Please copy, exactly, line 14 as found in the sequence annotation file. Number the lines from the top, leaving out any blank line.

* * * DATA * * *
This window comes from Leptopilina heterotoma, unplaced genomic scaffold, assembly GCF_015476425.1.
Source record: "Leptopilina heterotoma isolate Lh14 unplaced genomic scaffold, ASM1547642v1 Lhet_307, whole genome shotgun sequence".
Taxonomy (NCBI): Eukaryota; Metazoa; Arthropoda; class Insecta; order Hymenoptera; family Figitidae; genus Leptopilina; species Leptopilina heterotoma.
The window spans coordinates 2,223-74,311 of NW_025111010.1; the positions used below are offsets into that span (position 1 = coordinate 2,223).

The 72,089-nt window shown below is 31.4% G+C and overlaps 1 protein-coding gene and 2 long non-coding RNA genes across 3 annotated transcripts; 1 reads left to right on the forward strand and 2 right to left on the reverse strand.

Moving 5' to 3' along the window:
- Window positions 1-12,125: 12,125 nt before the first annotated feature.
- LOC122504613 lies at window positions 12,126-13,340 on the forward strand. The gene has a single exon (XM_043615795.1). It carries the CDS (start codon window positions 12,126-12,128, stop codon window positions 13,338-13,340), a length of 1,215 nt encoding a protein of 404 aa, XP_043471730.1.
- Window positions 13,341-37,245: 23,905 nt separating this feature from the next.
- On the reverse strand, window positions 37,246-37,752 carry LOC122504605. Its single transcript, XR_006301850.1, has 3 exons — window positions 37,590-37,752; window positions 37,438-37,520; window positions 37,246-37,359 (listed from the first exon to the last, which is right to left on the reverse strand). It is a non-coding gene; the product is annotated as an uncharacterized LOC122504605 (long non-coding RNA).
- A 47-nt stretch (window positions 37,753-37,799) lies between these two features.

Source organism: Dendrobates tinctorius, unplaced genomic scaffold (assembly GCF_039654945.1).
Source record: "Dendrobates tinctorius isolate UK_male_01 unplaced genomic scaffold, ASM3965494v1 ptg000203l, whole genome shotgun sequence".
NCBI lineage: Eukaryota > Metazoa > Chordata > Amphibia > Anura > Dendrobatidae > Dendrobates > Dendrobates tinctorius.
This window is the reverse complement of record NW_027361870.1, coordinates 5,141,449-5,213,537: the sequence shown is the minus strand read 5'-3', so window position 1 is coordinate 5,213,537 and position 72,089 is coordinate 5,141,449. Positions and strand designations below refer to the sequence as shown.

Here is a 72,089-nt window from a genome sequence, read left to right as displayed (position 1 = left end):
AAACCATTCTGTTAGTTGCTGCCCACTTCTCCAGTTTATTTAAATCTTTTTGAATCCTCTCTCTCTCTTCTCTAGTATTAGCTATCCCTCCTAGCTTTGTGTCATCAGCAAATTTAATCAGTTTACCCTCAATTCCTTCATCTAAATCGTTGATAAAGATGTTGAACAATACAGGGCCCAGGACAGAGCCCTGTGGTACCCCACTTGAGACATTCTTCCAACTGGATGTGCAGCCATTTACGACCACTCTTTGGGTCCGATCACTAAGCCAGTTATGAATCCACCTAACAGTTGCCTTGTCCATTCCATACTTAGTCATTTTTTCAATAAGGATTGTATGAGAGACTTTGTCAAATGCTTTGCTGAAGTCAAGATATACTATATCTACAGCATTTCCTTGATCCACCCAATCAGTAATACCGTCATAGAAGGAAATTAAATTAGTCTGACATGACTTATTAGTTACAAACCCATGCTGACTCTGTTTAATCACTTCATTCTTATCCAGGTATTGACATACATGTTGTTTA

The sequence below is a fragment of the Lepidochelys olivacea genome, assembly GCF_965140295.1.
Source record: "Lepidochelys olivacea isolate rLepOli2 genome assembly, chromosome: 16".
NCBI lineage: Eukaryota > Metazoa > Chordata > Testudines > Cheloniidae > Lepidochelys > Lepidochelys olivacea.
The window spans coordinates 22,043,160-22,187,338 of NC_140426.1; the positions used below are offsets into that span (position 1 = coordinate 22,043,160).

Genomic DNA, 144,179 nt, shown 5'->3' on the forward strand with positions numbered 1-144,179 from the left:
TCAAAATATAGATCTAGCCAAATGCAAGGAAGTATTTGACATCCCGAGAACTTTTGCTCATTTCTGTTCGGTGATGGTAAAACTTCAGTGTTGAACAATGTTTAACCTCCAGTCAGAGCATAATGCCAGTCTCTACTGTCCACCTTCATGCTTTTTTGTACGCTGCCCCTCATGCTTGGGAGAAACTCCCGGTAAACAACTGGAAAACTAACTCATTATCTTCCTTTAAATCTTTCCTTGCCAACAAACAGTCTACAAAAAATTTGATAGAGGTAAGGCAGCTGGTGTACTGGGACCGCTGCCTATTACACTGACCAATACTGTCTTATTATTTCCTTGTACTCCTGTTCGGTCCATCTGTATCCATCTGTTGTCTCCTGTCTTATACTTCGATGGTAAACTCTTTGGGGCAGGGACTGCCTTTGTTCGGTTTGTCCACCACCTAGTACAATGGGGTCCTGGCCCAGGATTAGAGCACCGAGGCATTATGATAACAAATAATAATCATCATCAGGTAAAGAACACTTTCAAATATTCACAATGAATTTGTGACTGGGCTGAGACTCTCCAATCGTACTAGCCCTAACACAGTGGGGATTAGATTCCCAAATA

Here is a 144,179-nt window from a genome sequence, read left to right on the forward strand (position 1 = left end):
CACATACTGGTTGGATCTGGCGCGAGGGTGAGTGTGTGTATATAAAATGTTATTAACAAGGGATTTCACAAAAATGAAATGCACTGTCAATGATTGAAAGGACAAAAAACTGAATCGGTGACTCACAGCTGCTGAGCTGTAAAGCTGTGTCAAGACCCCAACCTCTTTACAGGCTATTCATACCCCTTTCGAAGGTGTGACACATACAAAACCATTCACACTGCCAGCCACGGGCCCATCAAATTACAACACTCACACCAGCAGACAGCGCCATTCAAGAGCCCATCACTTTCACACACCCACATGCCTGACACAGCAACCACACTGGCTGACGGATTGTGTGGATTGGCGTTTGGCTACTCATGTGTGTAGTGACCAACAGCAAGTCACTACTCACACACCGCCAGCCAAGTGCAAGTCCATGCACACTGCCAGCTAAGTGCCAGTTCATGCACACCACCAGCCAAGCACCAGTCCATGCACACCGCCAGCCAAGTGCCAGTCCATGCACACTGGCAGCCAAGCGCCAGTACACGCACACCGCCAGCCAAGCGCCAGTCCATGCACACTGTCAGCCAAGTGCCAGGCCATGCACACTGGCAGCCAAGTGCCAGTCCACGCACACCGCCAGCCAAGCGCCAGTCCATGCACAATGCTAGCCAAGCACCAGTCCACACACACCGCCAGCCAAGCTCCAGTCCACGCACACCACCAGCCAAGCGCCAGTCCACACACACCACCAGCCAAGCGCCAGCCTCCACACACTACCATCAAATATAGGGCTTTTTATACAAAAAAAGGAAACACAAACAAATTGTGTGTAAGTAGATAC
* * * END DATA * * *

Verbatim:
NCBI lineage: Eukaryota > Metazoa > Chordata > Amphibia > Anura > Dendrobatidae > Dendrobates > Dendrobates tinctorius.